If This is the Britpack, Then Who's Sinatra?
When was the last time a British rock band—or any British band—made a lasting impact on the American charts? OK, there’s Coldplay. But their upcoming third studio album is by no means a lock to stick around after the inevitable Top Five debut. U2? They’re Irish, natch. And merely sounding British doesn’t count, so that rules out The Killers.
Why does the current shortage UK-US crossovers matter? After all, the last time the Brits really had a stranglehold on the US charts was the 1980s and pre-grunge 1990s. The difference is, in the past the snooty British music press could take the cultural high road: England was home to musically innovative, culturally significant trends like Madchester/indie dance, Britpop, and the electronica explosion. If those thickheaded Yanks didn’t catch on, well, that was their problem. But now it’s the other way round, culturally, too. For the most part, it’s the British bands who want to sound like the trendy Americans and Canadians, many of whom are, incidentally, influenced by 1980s and ‘90s British indie bands. Got it? Things are so desperate in England that the music press has invented a new “trend” out of thin air and given it a name that shamelessly plays on nostalgic notions of cool on both sides of the Pond: the Britpack.
What does all this have to do with the 22-20’s? Well, they’ve been on the road in their native England as part of none-other-than NME‘s Britpack Tour, which includes fellow Next Big Things like the Zutons, Delays, and Thirteen Senses. Their handful of singles and self-titled debut album have hit the upper half of the UK charts. Frontman Martin Trimble, who like all of the 22-20s is around 21 years old, admits that one of his primary influences is a White Stripes Peel Session tape. As Bryan Ferry once famously said, you can guess the rest.
Wisely, though, the 22-20s’ American label, Astralwerks, has steered away from the Oh My God They’re Coming hype that precedes the US debuts of many UK “sensations”. That puts the focus squarely on the music, and 22-20s is a solid, promising debut that has a handful of great songs and a lot of pretty good ones. The sound is dirty, noisy blues rock—nothing new these days. But Trimble and his bandmates do pay more homage to their swampy blues influences than a lot of their peers (the band is named after an old blues track). Thumping two-step rhythms, two-timin’ women, the Devil: It’s in there.
When it works, it’s on. “Devil in Me” and “Such a Fool” are a great opening salvo, hitting the gut with revved-up guitars, punishing drums, and no more than a couple chords, while Trimble wails like a madcap John Fogerty. “Shoot Your Gun” is nearly as good, with a darker, minor-key Jesus & Mary Chain/Black Rebel Motorcycle Club guitar sound and lyrics like “You cut yourself / So let me see you bleed?” Downtempo number “The Things That Lovers Do” has the kind of gritty, moping guitar and wounded vocal that would make it at home on one of the more recent Pearl Jam albums.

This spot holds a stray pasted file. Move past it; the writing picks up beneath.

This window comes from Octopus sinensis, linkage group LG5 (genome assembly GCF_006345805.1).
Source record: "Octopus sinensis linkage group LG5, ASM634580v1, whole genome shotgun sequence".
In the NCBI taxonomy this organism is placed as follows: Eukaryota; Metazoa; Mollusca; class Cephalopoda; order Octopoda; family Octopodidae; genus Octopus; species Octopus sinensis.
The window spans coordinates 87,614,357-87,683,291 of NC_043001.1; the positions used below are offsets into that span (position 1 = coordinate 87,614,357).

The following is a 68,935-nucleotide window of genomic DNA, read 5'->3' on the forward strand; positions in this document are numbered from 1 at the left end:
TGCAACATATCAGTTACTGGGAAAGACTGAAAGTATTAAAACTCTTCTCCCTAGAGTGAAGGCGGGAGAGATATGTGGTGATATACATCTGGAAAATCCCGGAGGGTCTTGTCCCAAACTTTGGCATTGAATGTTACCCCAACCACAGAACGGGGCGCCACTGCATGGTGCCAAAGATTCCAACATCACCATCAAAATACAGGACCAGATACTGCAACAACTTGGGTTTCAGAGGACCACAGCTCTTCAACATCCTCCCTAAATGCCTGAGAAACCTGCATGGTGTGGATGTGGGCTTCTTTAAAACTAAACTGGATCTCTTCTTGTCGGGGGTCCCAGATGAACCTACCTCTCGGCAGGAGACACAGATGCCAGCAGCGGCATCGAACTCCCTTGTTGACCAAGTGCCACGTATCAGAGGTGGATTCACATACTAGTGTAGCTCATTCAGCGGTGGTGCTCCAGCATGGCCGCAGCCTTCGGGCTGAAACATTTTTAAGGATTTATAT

Astralwerks must have realized what a great song “Baby You’re Not in Love”, a b-side of 22-20s’ first single, is. They’ve added it to the US version of the album as a bonus track, and it’s the best thing here. A simple lament for a botched relationship, it finds Trimble in great, plaintive voice, with a timeless country-rock arrangement and melody complete with lap steel and piano. It’s one of those rare contemporary songs that sounds like a time-worn classic and has one looking through the liner notes to find out who it’s a cover of, only to find that it’s an original composition. Imagine a Great Lost Track from Wilco’s Being There and you’re close.
Of course, with the extraordinary you get the perfunctory. “Baby Brings Bad News” is slow-moving and not-so-clever (“I’m getting sick / Of being positive”). “22 Days” takes a swing at industrial-strength groove rock, and misses narrowly. The pretty, folksy “Friends” sounds like Lennon doing Dylan, which is fine, but is again compromised by clichéd lyrics.
Still, 22-20s has a lot more killer than filler when compared to most debut albums by aspiring Brit rock’n'roll heroes. An OC appearance seems imminent.
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